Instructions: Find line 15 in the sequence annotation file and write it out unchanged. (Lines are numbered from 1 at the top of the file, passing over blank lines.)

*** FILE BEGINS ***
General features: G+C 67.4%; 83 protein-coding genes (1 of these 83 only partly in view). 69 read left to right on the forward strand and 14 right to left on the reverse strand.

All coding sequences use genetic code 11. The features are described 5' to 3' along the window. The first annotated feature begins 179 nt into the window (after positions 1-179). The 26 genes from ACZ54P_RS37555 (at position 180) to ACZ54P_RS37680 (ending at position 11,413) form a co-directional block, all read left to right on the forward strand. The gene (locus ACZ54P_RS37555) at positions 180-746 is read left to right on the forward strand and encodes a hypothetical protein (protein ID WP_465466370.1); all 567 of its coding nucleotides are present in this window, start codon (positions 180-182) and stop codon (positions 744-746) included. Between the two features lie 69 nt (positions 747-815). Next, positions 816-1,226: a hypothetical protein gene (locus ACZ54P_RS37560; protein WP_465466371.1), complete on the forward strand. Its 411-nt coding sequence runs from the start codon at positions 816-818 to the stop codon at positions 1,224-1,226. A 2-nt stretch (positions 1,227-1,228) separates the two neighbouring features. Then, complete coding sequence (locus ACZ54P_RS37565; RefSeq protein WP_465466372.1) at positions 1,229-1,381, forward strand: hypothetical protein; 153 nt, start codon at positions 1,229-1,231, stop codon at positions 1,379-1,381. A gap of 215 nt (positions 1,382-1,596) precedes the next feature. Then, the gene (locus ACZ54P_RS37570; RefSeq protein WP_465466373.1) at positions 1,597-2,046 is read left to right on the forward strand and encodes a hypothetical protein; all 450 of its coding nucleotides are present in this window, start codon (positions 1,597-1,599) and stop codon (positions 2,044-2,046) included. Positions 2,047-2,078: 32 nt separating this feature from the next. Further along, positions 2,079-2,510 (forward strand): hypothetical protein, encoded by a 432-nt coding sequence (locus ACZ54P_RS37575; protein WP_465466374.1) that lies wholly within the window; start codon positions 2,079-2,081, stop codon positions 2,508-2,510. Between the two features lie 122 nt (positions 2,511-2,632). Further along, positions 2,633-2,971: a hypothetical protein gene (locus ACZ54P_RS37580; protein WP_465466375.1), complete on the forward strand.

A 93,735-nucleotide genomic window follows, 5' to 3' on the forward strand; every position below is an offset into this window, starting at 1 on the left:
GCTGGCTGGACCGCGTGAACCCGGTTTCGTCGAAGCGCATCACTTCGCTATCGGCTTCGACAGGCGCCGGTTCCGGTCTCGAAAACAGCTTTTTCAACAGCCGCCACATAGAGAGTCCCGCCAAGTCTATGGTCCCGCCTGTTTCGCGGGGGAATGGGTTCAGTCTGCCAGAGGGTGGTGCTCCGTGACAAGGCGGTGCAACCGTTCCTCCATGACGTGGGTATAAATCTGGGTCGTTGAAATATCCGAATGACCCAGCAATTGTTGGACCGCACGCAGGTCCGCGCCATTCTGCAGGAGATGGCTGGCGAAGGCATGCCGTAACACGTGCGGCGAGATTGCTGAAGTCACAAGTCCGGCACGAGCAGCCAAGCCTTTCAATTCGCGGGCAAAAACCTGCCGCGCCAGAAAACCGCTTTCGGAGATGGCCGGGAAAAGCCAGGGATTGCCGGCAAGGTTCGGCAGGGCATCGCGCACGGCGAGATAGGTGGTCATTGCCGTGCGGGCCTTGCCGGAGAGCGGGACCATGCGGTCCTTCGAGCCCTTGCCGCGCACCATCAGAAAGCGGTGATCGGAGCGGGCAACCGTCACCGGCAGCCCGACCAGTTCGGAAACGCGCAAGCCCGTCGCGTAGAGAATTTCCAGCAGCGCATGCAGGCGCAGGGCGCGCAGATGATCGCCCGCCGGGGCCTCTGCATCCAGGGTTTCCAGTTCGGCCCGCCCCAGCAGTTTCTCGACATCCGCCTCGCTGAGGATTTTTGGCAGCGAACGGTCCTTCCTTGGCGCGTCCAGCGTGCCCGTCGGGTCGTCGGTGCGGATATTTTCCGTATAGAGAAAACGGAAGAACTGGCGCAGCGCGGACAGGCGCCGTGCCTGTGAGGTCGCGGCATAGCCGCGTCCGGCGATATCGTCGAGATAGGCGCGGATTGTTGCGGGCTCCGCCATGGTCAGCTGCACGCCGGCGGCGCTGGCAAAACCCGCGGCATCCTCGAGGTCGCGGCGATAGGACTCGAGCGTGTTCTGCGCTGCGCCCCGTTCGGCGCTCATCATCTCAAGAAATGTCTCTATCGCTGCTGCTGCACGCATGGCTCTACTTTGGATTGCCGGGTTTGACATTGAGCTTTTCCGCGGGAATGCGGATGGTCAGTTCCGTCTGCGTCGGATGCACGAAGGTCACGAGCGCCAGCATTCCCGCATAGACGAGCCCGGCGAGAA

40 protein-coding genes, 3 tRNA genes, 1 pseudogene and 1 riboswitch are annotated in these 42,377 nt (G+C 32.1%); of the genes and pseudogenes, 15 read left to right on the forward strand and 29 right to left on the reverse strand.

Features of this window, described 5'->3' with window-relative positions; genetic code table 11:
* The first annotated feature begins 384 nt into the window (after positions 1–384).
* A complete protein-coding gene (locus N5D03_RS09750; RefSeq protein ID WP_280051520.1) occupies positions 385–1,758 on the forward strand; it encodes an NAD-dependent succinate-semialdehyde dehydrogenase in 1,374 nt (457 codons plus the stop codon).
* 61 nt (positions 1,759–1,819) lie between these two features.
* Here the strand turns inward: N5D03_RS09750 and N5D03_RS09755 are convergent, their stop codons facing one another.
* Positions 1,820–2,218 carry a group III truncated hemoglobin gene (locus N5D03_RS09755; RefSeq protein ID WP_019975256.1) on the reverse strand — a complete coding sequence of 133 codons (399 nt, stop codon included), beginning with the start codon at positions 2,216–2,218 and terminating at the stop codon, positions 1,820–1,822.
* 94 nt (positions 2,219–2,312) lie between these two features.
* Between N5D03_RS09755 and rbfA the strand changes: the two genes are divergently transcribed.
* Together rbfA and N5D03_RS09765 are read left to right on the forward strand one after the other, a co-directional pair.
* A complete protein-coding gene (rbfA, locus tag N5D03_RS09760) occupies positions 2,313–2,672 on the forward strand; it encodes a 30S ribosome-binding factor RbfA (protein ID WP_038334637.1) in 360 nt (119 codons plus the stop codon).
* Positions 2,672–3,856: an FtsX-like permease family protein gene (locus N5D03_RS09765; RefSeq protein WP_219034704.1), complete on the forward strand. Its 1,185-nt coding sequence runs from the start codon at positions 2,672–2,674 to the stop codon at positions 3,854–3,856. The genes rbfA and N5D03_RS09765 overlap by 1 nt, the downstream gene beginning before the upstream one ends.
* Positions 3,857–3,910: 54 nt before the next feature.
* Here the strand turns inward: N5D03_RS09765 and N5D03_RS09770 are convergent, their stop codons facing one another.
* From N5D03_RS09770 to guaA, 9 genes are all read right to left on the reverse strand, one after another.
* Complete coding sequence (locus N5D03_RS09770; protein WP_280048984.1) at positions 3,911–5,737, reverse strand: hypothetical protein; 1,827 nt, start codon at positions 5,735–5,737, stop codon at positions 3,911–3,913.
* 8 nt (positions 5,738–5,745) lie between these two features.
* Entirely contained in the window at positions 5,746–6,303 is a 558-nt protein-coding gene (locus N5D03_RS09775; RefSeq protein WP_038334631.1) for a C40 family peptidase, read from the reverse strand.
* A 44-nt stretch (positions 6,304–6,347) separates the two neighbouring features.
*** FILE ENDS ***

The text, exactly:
* A complete protein-coding gene (rbfA, locus tag N5D03_RS09760) occupies positions 2,313–2,672 on the forward strand; it encodes a 30S ribosome-binding factor RbfA (protein ID WP_038334637.1) in 360 nt (119 codons plus the stop codon).